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Leading British sculptor Simon Gudgeon chooses USA for first public outing of new Skulls series
Tiger Skull. Bronze, limited edition of 9, 25 x 34 x 25 cm.
LONDON.- Leading British sculptor Simon Gudgeon, best known for his iconic public sculptures of birds at rest, and whose works feature in the collections of the British Royal Family, launches his latest series, Skulls, across the USA this autumn as it is juried into three major museum shows.

Skulls reveals an exciting evolution for Gudgeon’s artistic practice and this is the very first time the series will be shown publicly outside of The Gallery at Sculpture by the Lakes. This Dorset sculpture park was created by the artist to provide a unique backdrop for his sculptures and a tranquil environment for arts, garden and wildlife enthusiasts alike.

Cast in bronze, the series began with a tiger skull created to raise funds for the Born Free Foundation. Gudgeon has since focussed on creating life-size skulls of cats including Leopard, Cougar and Bobcat, whilst plans are afoot for a monumental Tiger skull. As a progression of his recognisable works of abstract bird sculptures, Gudgeon is also working on a series of enlarged bird skulls – Bald Eagle (see image above), and Raven and Falcon (in production) – which emphasise the intense beauty of their skeletal forms.

Skulls will be on show at the following museum exhibitions:

• Western Visions at America's National Museum of Wildlife Art, Jackson Hole, Wyoming, from 30 August – 21 September 2014 (Cougar Skull and Bald Eagle Skull)

• Birds in Art, at Leigh Yawkey Woodson Art Museum, Wausau, Wisconsin from 6 September – 16 November 2014 (Bald Eagle Skull)

• Society of Animal Artists 54th Annual Exhibition which will premiere at The Wildlife Experience at Parker, Colorado from 23 August – 22 October 2014 (Tiger Skull)

Gudgeon explains the inspiration for his latest work: ‘I have always used skulls for reference when sculpting large-scale forms of birds and other animals in life. I find them rather beautiful and felt it was a natural evolution of my work to create skulls as sculptural objects.’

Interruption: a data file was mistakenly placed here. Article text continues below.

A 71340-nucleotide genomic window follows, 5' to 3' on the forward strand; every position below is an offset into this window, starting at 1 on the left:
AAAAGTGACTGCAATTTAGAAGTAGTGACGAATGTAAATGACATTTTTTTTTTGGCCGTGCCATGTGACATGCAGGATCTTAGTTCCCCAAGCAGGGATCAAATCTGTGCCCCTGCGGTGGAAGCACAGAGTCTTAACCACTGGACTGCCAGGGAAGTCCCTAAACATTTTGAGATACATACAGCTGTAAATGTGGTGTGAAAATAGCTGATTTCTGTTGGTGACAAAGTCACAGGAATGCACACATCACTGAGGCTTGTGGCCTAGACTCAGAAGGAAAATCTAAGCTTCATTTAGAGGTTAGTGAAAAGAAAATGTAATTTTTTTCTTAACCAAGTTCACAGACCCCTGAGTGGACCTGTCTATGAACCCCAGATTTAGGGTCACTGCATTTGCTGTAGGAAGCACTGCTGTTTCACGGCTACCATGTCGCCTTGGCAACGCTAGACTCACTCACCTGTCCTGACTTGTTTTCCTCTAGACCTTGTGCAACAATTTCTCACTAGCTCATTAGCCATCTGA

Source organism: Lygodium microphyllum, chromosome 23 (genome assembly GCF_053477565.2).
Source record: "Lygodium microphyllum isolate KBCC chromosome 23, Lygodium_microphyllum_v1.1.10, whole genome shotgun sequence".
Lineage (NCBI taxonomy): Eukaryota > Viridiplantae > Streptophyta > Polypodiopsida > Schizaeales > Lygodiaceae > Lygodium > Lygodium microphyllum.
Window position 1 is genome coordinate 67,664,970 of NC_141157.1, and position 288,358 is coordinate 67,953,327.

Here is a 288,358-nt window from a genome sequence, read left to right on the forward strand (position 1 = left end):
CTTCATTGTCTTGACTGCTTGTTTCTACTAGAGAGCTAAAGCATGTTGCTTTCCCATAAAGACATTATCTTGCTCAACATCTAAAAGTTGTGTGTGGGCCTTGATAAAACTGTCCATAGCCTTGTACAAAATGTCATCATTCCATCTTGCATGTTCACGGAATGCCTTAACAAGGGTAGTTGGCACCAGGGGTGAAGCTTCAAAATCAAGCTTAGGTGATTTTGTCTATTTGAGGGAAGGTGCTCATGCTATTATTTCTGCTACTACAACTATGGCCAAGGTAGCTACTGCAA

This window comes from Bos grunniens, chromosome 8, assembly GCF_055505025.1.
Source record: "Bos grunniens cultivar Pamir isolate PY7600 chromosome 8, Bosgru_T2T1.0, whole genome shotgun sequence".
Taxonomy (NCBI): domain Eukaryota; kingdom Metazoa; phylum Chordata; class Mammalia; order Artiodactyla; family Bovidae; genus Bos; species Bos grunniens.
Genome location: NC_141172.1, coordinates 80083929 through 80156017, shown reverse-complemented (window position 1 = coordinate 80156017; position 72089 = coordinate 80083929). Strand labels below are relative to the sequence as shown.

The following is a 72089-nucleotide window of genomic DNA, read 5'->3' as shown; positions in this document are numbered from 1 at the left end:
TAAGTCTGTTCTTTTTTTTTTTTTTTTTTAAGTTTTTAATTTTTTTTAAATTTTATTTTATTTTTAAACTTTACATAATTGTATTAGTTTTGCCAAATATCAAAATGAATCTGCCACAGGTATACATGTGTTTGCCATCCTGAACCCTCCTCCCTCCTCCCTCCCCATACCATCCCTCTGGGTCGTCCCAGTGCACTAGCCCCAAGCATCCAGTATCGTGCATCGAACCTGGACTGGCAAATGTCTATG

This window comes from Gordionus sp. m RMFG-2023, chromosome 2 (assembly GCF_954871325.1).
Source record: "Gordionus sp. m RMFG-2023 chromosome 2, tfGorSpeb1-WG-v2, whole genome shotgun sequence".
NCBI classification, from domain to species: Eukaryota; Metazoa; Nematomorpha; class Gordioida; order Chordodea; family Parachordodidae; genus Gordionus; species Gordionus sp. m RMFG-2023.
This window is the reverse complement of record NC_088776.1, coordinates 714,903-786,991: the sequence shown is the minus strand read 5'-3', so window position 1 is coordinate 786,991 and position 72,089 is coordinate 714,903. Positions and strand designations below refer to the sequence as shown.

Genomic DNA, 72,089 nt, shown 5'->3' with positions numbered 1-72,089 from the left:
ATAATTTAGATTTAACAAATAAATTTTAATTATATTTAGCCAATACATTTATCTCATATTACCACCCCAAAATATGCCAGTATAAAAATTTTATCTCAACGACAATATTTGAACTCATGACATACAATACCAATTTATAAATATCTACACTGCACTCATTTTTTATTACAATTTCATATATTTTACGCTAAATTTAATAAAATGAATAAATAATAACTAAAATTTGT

Gudgeon’s work is already included in the permanent collections of several prominent art museums in the USA, including the Leigh Yawkey Woodson Art Museum, and America’s National Museum of Wildlife Art,, where Isis is the only work by a British Sculptor included in the Sculpture Trail. He is also represented by the Diehl Gallery in Jackson Hole, Wyoming, Gilman Contemporary in Sun Valley, Idaho, and Ca’ D’Oro gallery, in Miami.

Using a stripped-back aesthetic, nature is a major influence in Gudgeon’s practice. He works directly from his encounters with, and observations of, live subjects and the natural world. He captures specific moments through the crafting of clean lines that suggest rather than depict a form, a movement or a feeling, provoking a strong connection between the viewer and object. He sculpts primarily in bronze, and occasionally in marble, granite, glass or stainless steel. Terracotta clay, oil-based Chavant clay, epoxy resin or foam, are used for the initial modelling, depending on the nature and scale of the subject and the intended result.

Born in Yorkshire, UK, in 1958, Gudgeon ‘lived deep in the countryside on the family farm, learning the essential arts of observation, evaluation and interpretation of how animals and birds behave, both with each other and man’. After studying law at Reading University, he qualified as a solicitor, starting painting only in his thirties and first exhibiting at London’s Battersea Exhibition Centre in 1992. An impulse purchase of artist’s clay at the age of 40 led into his new career as a sculptor, in which he was able to respond to that which lay closest to his heart: the natural world.

Recently, trips to Africa, Asia and Australasia have enabled Gudgeon to broaden his subject matter and experiment with a variety of styles and methods. Gudgeon is relentlessly innovative in the studio, aiming to ‘move away from the purely representational towards something that has a deeper subtext’.

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